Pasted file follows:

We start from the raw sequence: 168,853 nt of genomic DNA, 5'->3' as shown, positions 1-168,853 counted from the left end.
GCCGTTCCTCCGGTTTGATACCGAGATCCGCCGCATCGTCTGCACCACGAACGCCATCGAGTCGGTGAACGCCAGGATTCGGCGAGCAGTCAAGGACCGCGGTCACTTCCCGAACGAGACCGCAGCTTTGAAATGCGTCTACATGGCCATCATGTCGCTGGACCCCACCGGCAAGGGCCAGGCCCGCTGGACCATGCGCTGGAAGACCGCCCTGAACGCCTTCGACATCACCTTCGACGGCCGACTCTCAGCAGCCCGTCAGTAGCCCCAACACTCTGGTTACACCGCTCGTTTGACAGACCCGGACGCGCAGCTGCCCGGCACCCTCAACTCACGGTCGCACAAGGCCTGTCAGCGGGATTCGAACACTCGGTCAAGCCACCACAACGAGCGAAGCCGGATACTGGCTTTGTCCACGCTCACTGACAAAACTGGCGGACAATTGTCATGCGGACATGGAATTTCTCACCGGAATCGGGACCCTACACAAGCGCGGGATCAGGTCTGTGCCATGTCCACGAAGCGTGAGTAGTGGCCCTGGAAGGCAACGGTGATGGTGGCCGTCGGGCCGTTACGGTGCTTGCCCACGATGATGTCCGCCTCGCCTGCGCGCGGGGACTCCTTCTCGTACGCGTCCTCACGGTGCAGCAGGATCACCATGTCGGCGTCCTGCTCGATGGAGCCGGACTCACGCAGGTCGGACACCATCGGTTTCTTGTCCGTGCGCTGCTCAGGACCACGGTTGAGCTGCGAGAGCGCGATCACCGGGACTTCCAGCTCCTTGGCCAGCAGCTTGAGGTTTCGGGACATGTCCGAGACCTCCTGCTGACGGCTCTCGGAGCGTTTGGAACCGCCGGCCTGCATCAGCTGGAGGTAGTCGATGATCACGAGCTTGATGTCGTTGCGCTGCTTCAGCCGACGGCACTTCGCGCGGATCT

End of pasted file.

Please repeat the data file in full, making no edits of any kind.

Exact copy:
We start from the raw sequence: 168,853 nt of genomic DNA, 5'->3' as shown, positions 1-168,853 counted from the left end.
GCCGTTCCTCCGGTTTGATACCGAGATCCGCCGCATCGTCTGCACCACGAACGCCATCGAGTCGGTGAACGCCAGGATTCGGCGAGCAGTCAAGGACCGCGGTCACTTCCCGAACGAGACCGCAGCTTTGAAATGCGTCTACATGGCCATCATGTCGCTGGACCCCACCGGCAAGGGCCAGGCCCGCTGGACCATGCGCTGGAAGACCGCCCTGAACGCCTTCGACATCACCTTCGACGGCCGACTCTCAGCAGCCCGTCAGTAGCCCCAACACTCTGGTTACACCGCTCGTTTGACAGACCCGGACGCGCAGCTGCCCGGCACCCTCAACTCACGGTCGCACAAGGCCTGTCAGCGGGATTCGAACACTCGGTCAAGCCACCACAACGAGCGAAGCCGGATACTGGCTTTGTCCACGCTCACTGACAAAACTGGCGGACAATTGTCATGCGGACATGGAATTTCTCACCGGAATCGGGACCCTACACAAGCGCGGGATCAGGTCTGTGCCATGTCCACGAAGCGTGAGTAGTGGCCCTGGAAGGCAACGGTGATGGTGGCCGTCGGGCCGTTACGGTGCTTGCCCACGATGATGTCCGCCTCGCCTGCGCGCGGGGACTCCTTCTCGTACGCGTCCTCACGGTGCAGCAGGATCACCATGTCGGCGTCCTGCTCGATGGAGCCGGACTCACGCAGGTCGGACACCATCGGTTTCTTGTCCGTGCGCTGCTCAGGACCACGGTTGAGCTGCGAGAGCGCGATCACCGGGACTTCCAGCTCCTTGGCCAGCAGCTTGAGGTTTCGGGACATGTCCGAGACCTCCTGCTGACGGCTCTCGGAGCGTTTGGAACCGCCGGCCTGCATCAGCTGGAGGTAGTCGATGATCACGAGCTTGATGTCGTTGCGCTGCTTCAGCCGACGGCACTTCGCGCGGATCT